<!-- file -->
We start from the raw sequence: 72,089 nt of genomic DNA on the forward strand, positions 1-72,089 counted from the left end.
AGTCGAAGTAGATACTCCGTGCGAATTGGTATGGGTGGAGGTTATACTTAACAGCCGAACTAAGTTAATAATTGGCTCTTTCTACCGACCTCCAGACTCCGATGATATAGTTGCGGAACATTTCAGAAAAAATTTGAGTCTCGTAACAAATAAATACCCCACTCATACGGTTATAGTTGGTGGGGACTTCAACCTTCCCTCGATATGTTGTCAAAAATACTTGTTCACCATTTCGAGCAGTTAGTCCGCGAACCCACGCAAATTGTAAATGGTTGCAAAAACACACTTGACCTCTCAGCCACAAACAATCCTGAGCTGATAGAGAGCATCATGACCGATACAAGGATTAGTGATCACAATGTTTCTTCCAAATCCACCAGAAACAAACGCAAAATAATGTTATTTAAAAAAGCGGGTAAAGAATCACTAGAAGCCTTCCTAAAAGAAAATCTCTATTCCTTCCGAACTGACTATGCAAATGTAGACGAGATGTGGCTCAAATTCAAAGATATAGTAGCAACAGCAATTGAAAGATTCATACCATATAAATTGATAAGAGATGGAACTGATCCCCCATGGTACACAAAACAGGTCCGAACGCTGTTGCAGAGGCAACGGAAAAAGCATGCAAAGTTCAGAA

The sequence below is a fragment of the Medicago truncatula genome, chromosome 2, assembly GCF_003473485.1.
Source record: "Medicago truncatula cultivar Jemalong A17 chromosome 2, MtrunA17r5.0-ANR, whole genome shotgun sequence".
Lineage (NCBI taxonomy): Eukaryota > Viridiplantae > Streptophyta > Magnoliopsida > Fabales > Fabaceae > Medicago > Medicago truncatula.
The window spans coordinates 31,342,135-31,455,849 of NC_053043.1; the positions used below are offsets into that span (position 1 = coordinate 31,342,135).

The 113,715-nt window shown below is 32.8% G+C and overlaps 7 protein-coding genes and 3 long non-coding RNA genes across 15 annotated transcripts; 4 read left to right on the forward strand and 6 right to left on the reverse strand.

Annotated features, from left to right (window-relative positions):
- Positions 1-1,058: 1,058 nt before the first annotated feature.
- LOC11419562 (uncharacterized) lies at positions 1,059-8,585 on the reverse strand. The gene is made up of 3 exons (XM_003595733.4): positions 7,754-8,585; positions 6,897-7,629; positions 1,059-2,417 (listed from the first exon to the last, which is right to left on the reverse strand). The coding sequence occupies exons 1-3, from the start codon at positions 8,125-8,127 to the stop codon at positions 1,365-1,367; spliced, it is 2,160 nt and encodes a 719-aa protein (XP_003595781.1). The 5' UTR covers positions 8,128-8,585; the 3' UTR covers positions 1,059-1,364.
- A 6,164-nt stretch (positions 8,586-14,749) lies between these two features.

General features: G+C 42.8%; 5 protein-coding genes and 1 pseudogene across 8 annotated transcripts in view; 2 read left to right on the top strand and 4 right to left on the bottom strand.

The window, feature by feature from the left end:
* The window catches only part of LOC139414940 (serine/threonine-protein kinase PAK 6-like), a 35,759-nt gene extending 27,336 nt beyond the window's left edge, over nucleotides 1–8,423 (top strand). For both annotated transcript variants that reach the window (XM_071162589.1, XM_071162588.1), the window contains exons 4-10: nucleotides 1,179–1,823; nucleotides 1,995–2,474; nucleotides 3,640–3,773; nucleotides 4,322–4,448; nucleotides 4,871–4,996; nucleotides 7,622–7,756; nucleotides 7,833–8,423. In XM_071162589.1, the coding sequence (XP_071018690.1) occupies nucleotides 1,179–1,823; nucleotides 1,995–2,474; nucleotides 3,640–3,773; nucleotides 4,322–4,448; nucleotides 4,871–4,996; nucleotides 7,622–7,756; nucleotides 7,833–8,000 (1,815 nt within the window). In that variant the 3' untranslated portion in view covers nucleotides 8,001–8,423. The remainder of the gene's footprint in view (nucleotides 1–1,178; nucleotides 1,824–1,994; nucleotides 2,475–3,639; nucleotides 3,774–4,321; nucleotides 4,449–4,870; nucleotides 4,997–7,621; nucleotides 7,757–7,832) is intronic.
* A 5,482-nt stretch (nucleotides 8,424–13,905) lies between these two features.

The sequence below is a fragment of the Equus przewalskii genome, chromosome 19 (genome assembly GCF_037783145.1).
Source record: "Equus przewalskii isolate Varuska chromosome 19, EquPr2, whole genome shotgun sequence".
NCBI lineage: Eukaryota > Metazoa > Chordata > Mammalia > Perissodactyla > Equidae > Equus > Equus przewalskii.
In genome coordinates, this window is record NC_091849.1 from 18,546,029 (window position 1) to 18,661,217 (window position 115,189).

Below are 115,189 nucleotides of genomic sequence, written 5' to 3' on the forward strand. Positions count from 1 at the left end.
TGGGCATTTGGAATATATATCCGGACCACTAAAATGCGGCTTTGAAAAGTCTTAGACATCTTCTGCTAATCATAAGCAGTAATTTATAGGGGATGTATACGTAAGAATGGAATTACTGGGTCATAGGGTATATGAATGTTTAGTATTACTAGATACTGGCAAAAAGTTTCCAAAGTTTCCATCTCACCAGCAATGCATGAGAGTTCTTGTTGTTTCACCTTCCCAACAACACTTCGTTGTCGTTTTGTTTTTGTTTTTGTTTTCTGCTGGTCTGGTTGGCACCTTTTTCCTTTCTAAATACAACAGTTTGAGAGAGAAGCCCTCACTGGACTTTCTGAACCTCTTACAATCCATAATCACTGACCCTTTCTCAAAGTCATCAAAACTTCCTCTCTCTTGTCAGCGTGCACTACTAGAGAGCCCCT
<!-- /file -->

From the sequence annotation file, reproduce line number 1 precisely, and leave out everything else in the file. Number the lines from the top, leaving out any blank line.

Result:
We start from the raw sequence: 72,089 nt of genomic DNA on the forward strand, positions 1-72,089 counted from the left end.